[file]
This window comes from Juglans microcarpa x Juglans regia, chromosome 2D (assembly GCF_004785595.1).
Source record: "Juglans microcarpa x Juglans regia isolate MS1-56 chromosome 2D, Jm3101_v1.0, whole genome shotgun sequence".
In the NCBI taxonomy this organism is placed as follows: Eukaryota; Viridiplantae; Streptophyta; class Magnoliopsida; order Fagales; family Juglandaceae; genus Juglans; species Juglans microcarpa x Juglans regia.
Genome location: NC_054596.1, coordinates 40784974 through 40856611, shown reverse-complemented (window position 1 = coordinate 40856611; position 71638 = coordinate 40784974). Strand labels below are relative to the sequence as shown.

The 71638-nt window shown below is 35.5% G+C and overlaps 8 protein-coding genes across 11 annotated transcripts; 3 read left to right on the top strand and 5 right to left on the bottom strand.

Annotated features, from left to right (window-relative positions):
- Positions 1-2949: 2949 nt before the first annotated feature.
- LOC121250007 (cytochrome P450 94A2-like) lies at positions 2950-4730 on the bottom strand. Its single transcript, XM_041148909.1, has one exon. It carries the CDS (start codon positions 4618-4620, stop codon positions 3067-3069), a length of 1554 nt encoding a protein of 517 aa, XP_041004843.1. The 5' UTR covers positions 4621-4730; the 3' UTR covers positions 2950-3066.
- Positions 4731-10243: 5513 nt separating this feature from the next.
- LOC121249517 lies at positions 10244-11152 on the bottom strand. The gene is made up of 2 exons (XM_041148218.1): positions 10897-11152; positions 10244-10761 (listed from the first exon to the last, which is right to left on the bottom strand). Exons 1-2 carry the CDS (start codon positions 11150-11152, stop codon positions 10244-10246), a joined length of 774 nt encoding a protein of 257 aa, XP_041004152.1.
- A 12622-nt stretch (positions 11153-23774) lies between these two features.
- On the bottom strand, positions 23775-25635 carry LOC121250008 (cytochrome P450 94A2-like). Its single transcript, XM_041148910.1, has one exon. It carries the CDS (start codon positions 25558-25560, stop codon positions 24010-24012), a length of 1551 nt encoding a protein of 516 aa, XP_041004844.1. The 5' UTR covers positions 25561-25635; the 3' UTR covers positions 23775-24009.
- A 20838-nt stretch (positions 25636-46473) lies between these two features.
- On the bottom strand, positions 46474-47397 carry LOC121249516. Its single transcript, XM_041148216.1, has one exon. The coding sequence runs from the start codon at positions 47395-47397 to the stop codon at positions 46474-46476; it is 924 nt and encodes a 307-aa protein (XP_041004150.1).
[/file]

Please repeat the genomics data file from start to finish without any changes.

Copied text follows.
This window comes from Juglans microcarpa x Juglans regia, chromosome 2D (assembly GCF_004785595.1).
Source record: "Juglans microcarpa x Juglans regia isolate MS1-56 chromosome 2D, Jm3101_v1.0, whole genome shotgun sequence".
In the NCBI taxonomy this organism is placed as follows: Eukaryota; Viridiplantae; Streptophyta; class Magnoliopsida; order Fagales; family Juglandaceae; genus Juglans; species Juglans microcarpa x Juglans regia.
Genome location: NC_054596.1, coordinates 40784974 through 40856611, shown reverse-complemented (window position 1 = coordinate 40856611; position 71638 = coordinate 40784974). Strand labels below are relative to the sequence as shown.

The 71638-nt window shown below is 35.5% G+C and overlaps 8 protein-coding genes across 11 annotated transcripts; 3 read left to right on the top strand and 5 right to left on the bottom strand.

Annotated features, from left to right (window-relative positions):
- Positions 1-2949: 2949 nt before the first annotated feature.
- LOC121250007 (cytochrome P450 94A2-like) lies at positions 2950-4730 on the bottom strand. Its single transcript, XM_041148909.1, has one exon. It carries the CDS (start codon positions 4618-4620, stop codon positions 3067-3069), a length of 1554 nt encoding a protein of 517 aa, XP_041004843.1. The 5' UTR covers positions 4621-4730; the 3' UTR covers positions 2950-3066.
- Positions 4731-10243: 5513 nt separating this feature from the next.
- LOC121249517 lies at positions 10244-11152 on the bottom strand. The gene is made up of 2 exons (XM_041148218.1): positions 10897-11152; positions 10244-10761 (listed from the first exon to the last, which is right to left on the bottom strand). Exons 1-2 carry the CDS (start codon positions 11150-11152, stop codon positions 10244-10246), a joined length of 774 nt encoding a protein of 257 aa, XP_041004152.1.
- A 12622-nt stretch (positions 11153-23774) lies between these two features.
- On the bottom strand, positions 23775-25635 carry LOC121250008 (cytochrome P450 94A2-like). Its single transcript, XM_041148910.1, has one exon. It carries the CDS (start codon positions 25558-25560, stop codon positions 24010-24012), a length of 1551 nt encoding a protein of 516 aa, XP_041004844.1. The 5' UTR covers positions 25561-25635; the 3' UTR covers positions 23775-24009.
- A 20838-nt stretch (positions 25636-46473) lies between these two features.
- On the bottom strand, positions 46474-47397 carry LOC121249516. Its single transcript, XM_041148216.1, has one exon. The coding sequence runs from the start codon at positions 47395-47397 to the stop codon at positions 46474-46476; it is 924 nt and encodes a 307-aa protein (XP_041004150.1).